July 11, 2014

Birth of Charles Heber Clark (Max Adeler)

Charles Heber Clark was born in Berlin, Maryland on July 11, 1842, though he moved to Pennsylvania as a teenager and later became known by his pseudonym "Max Adeler." After serving as a soldier for the Union Army during the Civil War, he began his writing career as a journalist in Philadelphia. Much of his work was focused on economics. He eventually owned and edited his own newspaper, the Textile Record, before retiring to the suburbs of Conshohocken, outside of Philadelphia.

His first book was as a humorist, Out of the Hurly Burly; or, Life in an Odd Corner (1874), using the pen name Max Adeler to disassociate with his serious journalism. It was dedicated to "the intelligent compositor," the machine that laid out the type, for being "a humorist who has had too little fame" thanks to its occasional typos. The book reportedly sold over a million copies. Several other books with humorous intent followed, though Clark also attempted more serious writing. He and Mark Twain had a spat or two over their literary borrowings, both intentional and unintentional.

A representative selection from Out of the Hurly Burly offers a glimpse into Clark's/Adeler's casual humor. In this section, he is writing about umbrellas and their various uses as well as how umbrellas are perceived by certain people. He offers, for example, a story about a soldier who went into battle in the rain with an umbrella. "I do not mind being killed," he said, "but I object decidedly to getting wet." The following account is offered immediately after:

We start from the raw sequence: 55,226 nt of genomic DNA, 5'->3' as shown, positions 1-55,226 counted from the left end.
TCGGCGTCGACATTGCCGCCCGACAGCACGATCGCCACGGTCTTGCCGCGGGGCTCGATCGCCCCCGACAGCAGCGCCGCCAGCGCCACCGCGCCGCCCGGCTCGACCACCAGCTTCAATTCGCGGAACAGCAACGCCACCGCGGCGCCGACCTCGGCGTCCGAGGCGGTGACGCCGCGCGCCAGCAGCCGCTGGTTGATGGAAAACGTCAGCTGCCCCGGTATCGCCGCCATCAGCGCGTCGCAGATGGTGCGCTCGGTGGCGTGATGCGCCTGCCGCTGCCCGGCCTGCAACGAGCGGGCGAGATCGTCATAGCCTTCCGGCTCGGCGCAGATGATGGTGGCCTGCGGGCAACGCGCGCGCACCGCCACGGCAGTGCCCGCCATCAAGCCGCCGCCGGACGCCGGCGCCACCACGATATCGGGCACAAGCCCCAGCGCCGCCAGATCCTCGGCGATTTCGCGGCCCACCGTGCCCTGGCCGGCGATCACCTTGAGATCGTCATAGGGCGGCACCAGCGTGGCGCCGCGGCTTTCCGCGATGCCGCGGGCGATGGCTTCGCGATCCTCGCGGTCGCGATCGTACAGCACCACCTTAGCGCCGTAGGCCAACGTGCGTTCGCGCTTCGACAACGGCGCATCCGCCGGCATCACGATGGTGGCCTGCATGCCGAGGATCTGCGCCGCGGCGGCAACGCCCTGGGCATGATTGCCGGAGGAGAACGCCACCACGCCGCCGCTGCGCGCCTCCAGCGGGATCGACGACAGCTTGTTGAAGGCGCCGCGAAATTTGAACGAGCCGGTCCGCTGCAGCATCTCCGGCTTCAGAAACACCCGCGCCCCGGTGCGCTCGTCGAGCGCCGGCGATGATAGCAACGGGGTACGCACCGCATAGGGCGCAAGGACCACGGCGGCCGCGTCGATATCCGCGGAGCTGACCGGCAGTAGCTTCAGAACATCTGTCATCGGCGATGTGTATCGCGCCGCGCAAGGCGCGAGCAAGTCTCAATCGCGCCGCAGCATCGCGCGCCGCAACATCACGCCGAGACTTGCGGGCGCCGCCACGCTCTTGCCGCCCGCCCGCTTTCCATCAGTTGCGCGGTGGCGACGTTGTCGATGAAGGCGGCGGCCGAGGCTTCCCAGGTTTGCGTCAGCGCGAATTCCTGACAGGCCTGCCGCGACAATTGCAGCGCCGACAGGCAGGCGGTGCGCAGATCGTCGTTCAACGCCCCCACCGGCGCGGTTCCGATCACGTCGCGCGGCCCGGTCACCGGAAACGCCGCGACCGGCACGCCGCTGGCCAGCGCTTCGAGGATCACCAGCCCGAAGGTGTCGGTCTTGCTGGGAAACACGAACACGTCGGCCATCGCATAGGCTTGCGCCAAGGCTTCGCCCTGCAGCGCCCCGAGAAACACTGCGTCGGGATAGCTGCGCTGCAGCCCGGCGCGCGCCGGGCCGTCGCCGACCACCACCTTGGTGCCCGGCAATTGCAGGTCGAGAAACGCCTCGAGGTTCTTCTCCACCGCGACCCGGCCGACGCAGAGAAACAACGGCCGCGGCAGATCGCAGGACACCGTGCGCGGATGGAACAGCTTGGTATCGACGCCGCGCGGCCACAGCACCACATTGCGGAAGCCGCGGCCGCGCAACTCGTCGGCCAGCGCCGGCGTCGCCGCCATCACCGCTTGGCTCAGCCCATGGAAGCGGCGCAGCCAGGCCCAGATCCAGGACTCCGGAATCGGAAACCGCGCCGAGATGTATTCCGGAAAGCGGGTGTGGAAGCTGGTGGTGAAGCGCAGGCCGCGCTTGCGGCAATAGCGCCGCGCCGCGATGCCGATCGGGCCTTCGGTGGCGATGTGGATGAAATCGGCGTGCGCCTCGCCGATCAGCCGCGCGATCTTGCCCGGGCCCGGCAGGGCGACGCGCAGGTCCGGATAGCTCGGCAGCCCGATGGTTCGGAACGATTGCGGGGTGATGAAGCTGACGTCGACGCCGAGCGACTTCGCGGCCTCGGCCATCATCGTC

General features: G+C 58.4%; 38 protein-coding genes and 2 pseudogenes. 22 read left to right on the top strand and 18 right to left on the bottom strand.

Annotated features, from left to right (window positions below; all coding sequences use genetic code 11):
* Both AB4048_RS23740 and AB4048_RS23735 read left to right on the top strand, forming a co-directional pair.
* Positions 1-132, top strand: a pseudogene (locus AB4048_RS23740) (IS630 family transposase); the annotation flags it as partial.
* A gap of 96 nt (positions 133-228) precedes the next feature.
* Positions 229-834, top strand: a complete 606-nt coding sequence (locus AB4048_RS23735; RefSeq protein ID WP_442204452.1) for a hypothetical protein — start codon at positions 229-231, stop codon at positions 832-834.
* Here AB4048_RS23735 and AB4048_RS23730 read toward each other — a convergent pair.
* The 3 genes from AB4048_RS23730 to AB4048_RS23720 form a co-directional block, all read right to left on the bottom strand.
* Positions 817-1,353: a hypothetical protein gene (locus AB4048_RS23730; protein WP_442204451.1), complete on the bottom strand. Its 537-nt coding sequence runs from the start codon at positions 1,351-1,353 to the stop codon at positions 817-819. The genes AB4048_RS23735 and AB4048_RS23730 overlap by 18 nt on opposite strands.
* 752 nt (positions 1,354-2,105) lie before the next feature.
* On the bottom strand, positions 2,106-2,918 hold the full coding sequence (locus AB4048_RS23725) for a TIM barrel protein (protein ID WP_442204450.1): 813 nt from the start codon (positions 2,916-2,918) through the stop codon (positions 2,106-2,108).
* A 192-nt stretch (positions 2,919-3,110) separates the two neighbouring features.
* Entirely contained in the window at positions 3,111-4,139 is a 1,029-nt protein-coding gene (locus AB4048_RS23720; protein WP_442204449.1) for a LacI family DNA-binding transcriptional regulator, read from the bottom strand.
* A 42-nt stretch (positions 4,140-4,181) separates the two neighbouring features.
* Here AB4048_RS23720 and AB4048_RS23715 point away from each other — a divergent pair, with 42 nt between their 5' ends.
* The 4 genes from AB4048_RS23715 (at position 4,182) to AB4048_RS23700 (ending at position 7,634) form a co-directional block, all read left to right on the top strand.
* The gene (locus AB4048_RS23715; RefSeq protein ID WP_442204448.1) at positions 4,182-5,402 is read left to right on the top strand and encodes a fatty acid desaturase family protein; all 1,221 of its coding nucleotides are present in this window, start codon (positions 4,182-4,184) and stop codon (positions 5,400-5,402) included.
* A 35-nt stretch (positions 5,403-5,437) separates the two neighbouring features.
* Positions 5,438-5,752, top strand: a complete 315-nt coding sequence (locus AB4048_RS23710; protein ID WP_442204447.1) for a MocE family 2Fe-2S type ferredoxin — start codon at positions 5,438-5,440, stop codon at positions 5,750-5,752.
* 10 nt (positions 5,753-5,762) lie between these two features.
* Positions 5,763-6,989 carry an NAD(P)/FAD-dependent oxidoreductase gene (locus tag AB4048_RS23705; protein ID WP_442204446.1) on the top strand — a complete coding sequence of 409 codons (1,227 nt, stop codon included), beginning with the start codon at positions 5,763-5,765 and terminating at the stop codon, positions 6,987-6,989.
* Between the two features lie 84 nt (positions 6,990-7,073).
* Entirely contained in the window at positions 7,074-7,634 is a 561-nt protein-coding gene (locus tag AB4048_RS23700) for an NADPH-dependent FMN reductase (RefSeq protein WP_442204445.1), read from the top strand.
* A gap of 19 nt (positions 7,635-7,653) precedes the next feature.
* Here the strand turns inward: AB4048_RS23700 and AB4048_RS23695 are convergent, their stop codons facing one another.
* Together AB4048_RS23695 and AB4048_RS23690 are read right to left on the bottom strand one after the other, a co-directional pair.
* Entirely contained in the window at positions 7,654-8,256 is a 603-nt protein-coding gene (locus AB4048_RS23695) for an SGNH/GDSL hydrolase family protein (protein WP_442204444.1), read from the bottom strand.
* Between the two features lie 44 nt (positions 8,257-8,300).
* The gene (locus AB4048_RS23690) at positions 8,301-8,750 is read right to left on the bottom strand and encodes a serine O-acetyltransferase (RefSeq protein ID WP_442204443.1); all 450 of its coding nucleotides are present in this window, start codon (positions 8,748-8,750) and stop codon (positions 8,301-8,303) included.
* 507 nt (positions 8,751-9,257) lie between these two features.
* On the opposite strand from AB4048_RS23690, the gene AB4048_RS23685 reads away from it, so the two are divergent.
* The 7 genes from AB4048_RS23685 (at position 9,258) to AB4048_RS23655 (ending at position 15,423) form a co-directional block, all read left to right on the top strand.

And there was the case of Colonel Coombs — Coombs of Colorado. He had heard that the most ferocious wild beast could be frightened and put to flight if an umbrella should suddenly be opened in its face, and he determined to test the matter at the earliest opportunity. One day, while walking in the woods, Coombs perceived a panther crouching, preparatory to making a spring at him. Coombs held his umbrella firmly in his hand, and presenting it at the panther, unfurled it. The result was not wholly satisfactory, for the next moment the animal leaped upon the umbrella, flattened it out and began to lunch upon Coombs. Not only did the beast eat that anxious inquirer after truth, but it swallowed the hooked handle of the umbrella, which was held tightly in Coombs's grasp, and for two or three weeks it wandered about with its nose buried among the ribs of the umbrella. It was very handy when there there was rain, but it obstructed the animal's vision, and consequently it walked into town and was killed.

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